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Man Pays $70,000 To Store Stolen Car Before Confessing To Police

Stolen Corvette

San Diego, CA – A man reportedly paid $70,000 to store a car he stole in 1989 before confessing his crime to police. The stolen Corvette sat idle in a storage facility for over two decades until the thief gave in to his guilty conscience and contacted authorities.

According to the Los Angeles Times, the unidentified man claims to have stolen the vehicle in 1989 from a San Diego dealership lot. At the time of the theft the man was a recent immigrant to the United States from Ireland. He alleges that after arriving in the US, he became involved with a group of men who coerced him into stealing the Corvette.

Once the car was in his possession the man claims to have driven it directly to the storage facility as directed by the other men. The immigrant claims to have received calls from the men throughout the following years and was instructed to keep the car in storage.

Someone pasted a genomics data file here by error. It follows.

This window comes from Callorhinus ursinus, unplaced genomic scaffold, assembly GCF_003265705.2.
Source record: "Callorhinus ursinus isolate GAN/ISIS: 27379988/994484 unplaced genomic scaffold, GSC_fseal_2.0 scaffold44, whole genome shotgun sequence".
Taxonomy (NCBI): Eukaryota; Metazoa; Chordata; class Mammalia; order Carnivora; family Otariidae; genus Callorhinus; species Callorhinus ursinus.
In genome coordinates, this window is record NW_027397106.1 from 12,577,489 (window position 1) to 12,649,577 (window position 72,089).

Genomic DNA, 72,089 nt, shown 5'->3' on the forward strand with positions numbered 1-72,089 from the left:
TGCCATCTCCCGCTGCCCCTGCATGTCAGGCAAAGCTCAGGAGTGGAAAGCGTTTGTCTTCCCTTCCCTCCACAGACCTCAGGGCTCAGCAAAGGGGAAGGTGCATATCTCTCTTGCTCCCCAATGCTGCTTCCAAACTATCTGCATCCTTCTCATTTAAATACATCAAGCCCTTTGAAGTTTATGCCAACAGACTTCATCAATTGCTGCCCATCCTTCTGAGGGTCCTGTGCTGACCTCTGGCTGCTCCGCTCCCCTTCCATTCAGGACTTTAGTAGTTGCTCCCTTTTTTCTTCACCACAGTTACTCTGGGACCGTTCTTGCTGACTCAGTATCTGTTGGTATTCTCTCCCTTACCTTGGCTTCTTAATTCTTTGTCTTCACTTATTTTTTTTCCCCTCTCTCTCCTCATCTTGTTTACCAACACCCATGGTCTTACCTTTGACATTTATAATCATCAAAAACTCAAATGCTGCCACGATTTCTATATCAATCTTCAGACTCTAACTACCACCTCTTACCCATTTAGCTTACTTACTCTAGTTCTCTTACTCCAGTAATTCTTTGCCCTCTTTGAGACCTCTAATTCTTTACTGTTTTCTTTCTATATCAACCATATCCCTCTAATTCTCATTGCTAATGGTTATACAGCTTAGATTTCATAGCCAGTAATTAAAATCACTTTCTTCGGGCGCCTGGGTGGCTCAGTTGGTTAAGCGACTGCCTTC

The man continued to pay monthly fees for the garage-size storage space for each of the following 23 years. Originally paying a storage fee of $50 each month, the price had inflated to $300 monthly by this year. After paying a total of $70,000 the man ceased payments and contacted his lawyer.

Business Insider reports that the man’s lawyer contacted authorities immediately to relay his client’s story. Police quickly recovered the Corvette from the storage facility. The convertible was in near-pristine condition with a mere 67 miles on the odometer.

Because of his cooperation with authorities the man was not charged with a criminal offense. The car was turned over to the original dealership’s insurance agency for resale. After exchanging hands a few times the car was eventually sold on eBay for just below $40,000.

What do you think of the man who paid $70,000 to store a stolen car?

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One Response to “Man Pays $70,000 To Store Stolen Car Before Confessing To Police”

  1. Brian V. Sitterley

    I don't have a high opinion of the late J. Edgar Hoover, but I believe he was the one who made the very true statement "Crime doesn't pay." This case really exemplifies that!